Updated from 11:56 a.m. EDT

Crude prices inched higher Monday despite the weakening of tropical storms Franklin and Gert.

Crude for September delivery closed up 37 cents to $59 on Nymex. Gasoline futures fell 2 cents to $1.69 a gallon.

Gert, which caused some minor supply halts from Mexico, weakened substantially before coming ashore near Tampico with sustained winds of 35 mph. Franklin, meanwhile, is reportedly losing steam as it hovers in the Atlantic southeast of Florida.

Oil futures remain well off their all-time high of $62.10 a barrel, reached on July 7, as data showing global oil consumption growth was waning overshadowed concerns over tight refining and production capacity.

Prices dropped Thursday after China loosened the yuan's peg against the dollar, an action that could crimp Chinese economic growth and oil demand.

As for the spreads between future and front month contracts, the October crude contract has traded at a recent premium of 61 cents to 78 cents over the front month contract throughout July, indicating that crude inventories aren't as ample as they have been earlier this spring (the premium generally narrows when spot demand is greater). The June-July spread was about $2 in late May, when oil prices tanked and U.S. inventories hit a peak of over 330 million barrels.

"The present contango says we have a fairly balanced situation between a moderate downtrend in the DOE stocks and the more

bearish fact that inventories are still 19 million barrels higher than last year," said Tim Evans, senior market analyst at IFR Markets.

The latest inventory report showed crude levels fell to roughly 320 million barrels, but a more bearish picture of rising distillates inventories capped oil prices further.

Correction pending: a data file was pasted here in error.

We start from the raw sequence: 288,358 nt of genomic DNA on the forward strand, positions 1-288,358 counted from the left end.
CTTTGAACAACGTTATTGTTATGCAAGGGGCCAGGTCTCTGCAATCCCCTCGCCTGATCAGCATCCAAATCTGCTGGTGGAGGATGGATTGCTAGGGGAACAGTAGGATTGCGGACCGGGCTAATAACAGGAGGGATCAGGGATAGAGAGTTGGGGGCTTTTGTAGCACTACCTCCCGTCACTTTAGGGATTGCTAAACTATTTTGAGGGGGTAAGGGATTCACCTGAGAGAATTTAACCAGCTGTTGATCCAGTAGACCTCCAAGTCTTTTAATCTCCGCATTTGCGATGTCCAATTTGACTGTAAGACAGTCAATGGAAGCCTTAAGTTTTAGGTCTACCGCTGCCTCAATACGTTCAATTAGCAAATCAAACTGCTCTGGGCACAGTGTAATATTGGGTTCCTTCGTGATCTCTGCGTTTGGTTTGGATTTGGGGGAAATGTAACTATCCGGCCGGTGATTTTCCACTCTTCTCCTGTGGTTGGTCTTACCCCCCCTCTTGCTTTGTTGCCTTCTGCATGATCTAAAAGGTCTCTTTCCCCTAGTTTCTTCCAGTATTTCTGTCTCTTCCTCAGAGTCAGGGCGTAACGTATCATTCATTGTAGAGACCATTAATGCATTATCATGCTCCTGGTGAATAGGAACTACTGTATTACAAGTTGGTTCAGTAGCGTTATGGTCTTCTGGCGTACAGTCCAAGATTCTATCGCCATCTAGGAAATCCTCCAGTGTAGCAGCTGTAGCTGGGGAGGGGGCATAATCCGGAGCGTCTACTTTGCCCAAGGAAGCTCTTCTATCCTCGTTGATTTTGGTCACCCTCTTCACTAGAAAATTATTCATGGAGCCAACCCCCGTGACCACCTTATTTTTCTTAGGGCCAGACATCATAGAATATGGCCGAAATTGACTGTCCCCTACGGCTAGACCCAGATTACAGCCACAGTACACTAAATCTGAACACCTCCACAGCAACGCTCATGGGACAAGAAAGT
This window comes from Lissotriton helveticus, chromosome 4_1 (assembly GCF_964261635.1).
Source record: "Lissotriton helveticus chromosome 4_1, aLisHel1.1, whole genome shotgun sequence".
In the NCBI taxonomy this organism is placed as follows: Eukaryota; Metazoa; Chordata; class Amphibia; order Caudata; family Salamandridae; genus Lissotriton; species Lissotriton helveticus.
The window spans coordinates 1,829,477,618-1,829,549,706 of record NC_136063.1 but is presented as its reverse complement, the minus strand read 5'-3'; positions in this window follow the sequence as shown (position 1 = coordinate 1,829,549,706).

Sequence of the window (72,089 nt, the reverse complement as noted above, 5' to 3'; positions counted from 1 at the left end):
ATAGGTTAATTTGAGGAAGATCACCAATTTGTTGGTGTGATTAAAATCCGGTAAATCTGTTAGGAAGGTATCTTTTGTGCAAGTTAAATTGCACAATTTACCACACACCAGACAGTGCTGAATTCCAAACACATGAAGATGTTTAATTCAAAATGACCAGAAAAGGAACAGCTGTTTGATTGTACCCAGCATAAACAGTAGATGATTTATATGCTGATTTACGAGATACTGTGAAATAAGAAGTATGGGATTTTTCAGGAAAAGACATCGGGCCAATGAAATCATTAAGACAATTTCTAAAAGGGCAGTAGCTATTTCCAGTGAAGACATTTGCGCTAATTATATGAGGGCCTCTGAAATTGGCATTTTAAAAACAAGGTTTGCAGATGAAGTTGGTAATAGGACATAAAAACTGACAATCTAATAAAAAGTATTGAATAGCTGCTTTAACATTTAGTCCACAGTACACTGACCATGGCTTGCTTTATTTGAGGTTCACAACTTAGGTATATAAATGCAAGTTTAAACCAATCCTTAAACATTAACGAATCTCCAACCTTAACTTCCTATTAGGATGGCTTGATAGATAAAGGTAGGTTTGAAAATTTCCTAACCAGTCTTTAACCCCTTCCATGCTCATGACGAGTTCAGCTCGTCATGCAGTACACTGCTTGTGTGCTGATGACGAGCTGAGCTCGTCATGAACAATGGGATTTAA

Last week's blasts in London's subway system and Saturday's terrorist attacks which killed dozens in the Egyptian resort city of Sharm al-Sheikh fueled concerns over a worldwide decline in travel and tourism. That also pressured prices.

But range-bound oil hasn't stopped energy stocks from rallying, as another strong earning season began last week with positive news form oil service giants

Schlumberger

(SLB) - Get Report

and

Halliburton

(HAL) - Get Report

.

Analysts are also upbeat about this week's earnings from the major integrated oil companies. Dan Barcelo, an analyst at Banc of America, said the sector seemed posed for another "bumper quarter," as high commodity prices and strong refining and marketing margins will lead the majors to an average earnings-per-share gain of 46%, year-over-year.

Among the U.S. producers, Barcelo believes the best performer will be

Marathon Oil

(MRO) - Get Report

, with a 55% increase in earnings results compared to the same time a year ago.

ConocoPhillips'

(COP) - Get Report

income will rise 47% compared to last year, according to Barcelo, as it is more focused on refining and marketing.

Companies such as

Amerada Hess

(AHC) - Get Report

and

Murphy Oil

(MUR) - Get Report

will post weaker results compared to the rest of the group. They're biased toward exploration and production, Barcelo said.

Shares of

BP

(BP) - Get Report

, among the first to report on July 26, are up 1.3% to $66.61.

Exxon Mobil

(XOM) - Get Report

climbed 0.7%,

Chevron

(CVX) - Get Report

gained 1%, and

Royal Dutch Petroleum

( RD) fell 0.3%.

Elsewhere in earnings news, the refining and chemicals company

Ashland

(ASH) - Get Report

said Monday that net income for its fiscal third-quarter ended June 30 was $231 million, or $3.09 a share, compared with $161 million, or $2.26 a share, a year ago, driven by improving margins. Ashland's results beat Wall Street's expectations by nearly $1, according to Thomson Financial.

The company said in a release that operating income from refining and marketing was $290 million for the June 2005 quarter, 41% higher than the same time a year ago. Shares rose 81 cents, or 1.3%, to $62.8.

Among drillers, Michael LaMotte, analysts at J.P. Morgan cut

Transocean

(RIG) - Get Report

to underweight from neutral based on valuation. The deep sea driller "has less upside over the next few months than its offshore drilling peers," LaMotte wrote in a note, but raised its second-quarter earnings estimate to 32 cents a share, from 29 cent.

The analyst also raised

Rowan Cos.

(RDC)

to neutral from underweight citing the company as the greatest beneficiary from the tightening in rig supply in the Gulf of Mexico, as it has 37 rigs under construction or on order. LaMotte raised its full year earnings estimate to $1.59 from $1.38. Shares rose 0.9% to $32.36.